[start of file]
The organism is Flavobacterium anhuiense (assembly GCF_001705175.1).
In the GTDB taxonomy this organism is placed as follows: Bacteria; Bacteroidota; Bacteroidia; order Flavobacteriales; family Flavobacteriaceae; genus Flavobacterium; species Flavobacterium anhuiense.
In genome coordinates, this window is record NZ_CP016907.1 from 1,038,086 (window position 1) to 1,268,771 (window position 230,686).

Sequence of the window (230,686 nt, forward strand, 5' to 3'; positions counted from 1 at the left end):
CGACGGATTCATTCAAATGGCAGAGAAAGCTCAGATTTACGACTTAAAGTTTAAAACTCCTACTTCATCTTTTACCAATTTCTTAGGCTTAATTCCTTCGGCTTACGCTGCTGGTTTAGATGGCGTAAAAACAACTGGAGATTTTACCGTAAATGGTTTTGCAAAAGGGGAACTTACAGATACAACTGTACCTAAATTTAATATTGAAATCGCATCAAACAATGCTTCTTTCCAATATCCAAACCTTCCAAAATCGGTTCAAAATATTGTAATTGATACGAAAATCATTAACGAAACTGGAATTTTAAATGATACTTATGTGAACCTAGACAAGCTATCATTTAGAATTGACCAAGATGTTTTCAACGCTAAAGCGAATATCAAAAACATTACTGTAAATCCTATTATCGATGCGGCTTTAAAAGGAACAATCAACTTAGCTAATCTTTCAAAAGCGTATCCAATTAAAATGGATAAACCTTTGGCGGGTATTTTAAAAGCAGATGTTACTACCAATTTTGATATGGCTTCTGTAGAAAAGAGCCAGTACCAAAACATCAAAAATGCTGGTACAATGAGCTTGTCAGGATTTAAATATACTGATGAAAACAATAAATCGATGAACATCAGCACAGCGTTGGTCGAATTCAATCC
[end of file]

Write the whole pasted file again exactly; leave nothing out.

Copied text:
The organism is Flavobacterium anhuiense (assembly GCF_001705175.1).
In the GTDB taxonomy this organism is placed as follows: Bacteria; Bacteroidota; Bacteroidia; order Flavobacteriales; family Flavobacteriaceae; genus Flavobacterium; species Flavobacterium anhuiense.
In genome coordinates, this window is record NZ_CP016907.1 from 1,038,086 (window position 1) to 1,268,771 (window position 230,686).

Sequence of the window (230,686 nt, forward strand, 5' to 3'; positions counted from 1 at the left end):
CGACGGATTCATTCAAATGGCAGAGAAAGCTCAGATTTACGACTTAAAGTTTAAAACTCCTACTTCATCTTTTACCAATTTCTTAGGCTTAATTCCTTCGGCTTACGCTGCTGGTTTAGATGGCGTAAAAACAACTGGAGATTTTACCGTAAATGGTTTTGCAAAAGGGGAACTTACAGATACAACTGTACCTAAATTTAATATTGAAATCGCATCAAACAATGCTTCTTTCCAATATCCAAACCTTCCAAAATCGGTTCAAAATATTGTAATTGATACGAAAATCATTAACGAAACTGGAATTTTAAATGATACTTATGTGAACCTAGACAAGCTATCATTTAGAATTGACCAAGATGTTTTCAACGCTAAAGCGAATATCAAAAACATTACTGTAAATCCTATTATCGATGCGGCTTTAAAAGGAACAATCAACTTAGCTAATCTTTCAAAAGCGTATCCAATTAAAATGGATAAACCTTTGGCGGGTATTTTAAAAGCAGATGTTACTACCAATTTTGATATGGCTTCTGTAGAAAAGAGCCAGTACCAAAACATCAAAAATGCTGGTACAATGAGCTTGTCAGGATTTAAATATACTGATGAAAACAATAAATCGATGAACATCAGCACAGCGTTGGTCGAATTCAATCC